Step-up rate should not be bigger than 1:10 (others say 1:4). However, whole vial in 2 liters - I think it will be OK.
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Old 04-17-2009, 03:27 PM   #6
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What is the advantage of doing it this way? Why not just put 2 liters in to begin with?
I think there is more yeast growth with multiple additions of wort than there is just adding it all at once. I believe this is because the yeast go through the growth phase twice in a stepped up starter than just once in a non-stepped up starter. Someone can correct me if I'm wrong.
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Old 04-18-2009, 04:41 AM   #7
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Default Why not 2 liter to start with?

Quote:
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What is the advantage of doing it this way? Why not just put 2 liters in to begin with?
Actually my practice is to usually pitch into a two liter wort for propagation. However, I then pitch half of it and have another half to either:

1. Save and use on another batch
2. Freeze with glycerine so I have a number of 30ml vials already for use later.
3. Step-up for another growth and split-off again.

In this case the left over half had sat in the fridge for a month. Thus the need to revitalize it with some fresh wort and get it back to 2 liters.

Thanks for all your help folks.
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Old 02-01-2011, 09:14 PM   #8
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I just bought a 5L erlenmeyer flask. I'd like to propogate a single pack of wyeast to get as many batches out of the pack as possible. Anyone do this very often? Should I just keep adding fresh wort and decanting? About how many "step ups" can I get away with? In total I'd like to get about enough yeast for 4-5 different 5 gallon batches. Just like yeast washing I would probably decant the final volume, add enough sterile water to fill 5 small mason jars, swirl and then fill the jars.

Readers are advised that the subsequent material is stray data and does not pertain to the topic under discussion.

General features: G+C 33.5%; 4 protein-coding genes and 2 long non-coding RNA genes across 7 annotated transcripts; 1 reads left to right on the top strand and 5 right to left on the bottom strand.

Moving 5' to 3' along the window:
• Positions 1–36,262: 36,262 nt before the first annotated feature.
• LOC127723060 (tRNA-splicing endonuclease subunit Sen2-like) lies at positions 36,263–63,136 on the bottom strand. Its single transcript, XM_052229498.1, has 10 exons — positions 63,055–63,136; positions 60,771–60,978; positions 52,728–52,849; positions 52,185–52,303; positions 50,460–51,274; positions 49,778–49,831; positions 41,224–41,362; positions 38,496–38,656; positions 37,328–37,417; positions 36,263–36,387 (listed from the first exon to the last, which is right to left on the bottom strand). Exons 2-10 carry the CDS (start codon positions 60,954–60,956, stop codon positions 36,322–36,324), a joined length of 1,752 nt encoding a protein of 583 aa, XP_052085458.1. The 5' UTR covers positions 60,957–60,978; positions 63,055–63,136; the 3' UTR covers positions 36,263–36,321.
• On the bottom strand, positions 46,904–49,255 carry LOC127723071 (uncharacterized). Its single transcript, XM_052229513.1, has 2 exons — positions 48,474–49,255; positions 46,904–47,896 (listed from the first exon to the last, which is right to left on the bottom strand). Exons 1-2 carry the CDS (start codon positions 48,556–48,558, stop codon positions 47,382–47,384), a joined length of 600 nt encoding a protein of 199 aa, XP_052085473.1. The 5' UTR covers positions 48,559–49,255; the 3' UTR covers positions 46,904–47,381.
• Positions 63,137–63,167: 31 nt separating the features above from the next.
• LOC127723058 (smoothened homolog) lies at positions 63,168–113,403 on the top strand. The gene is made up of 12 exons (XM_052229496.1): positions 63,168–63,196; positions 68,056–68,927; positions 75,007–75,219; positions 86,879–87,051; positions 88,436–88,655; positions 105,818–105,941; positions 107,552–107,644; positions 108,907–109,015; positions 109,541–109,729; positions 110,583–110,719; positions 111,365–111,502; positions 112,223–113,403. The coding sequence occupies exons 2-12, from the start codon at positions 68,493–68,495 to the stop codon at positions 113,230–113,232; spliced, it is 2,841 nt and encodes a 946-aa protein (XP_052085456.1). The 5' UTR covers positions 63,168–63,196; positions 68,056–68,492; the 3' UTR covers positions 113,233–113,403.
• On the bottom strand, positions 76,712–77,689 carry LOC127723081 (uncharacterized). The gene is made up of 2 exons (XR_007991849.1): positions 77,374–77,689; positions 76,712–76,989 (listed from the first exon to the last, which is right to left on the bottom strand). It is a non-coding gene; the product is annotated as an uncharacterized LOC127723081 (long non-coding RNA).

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Old 02-04-2011, 12:04 PM   #9
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Quote:
Originally Posted by steinsato View Post
I just bought a 5L erlenmeyer flask. I'd like to propogate a single pack of wyeast to get as many batches out of the pack as possible. Anyone do this very often? Should I just keep adding fresh wort and decanting? About how many "step ups" can I get away with? In total I'd like to get about enough yeast for 4-5 different 5 gallon batches. Just like yeast washing I would probably decant the final volume, add enough sterile water to fill 5 small mason jars, swirl and then fill the jars.
You can step up as many times as you want. In theory, you could start with a tiny colony of cells and grow it into trillions and trillions of cells. This is essentially what White Labs and Wyeast do professionally. That said, knowing how to hit your expected numbers is more complicated.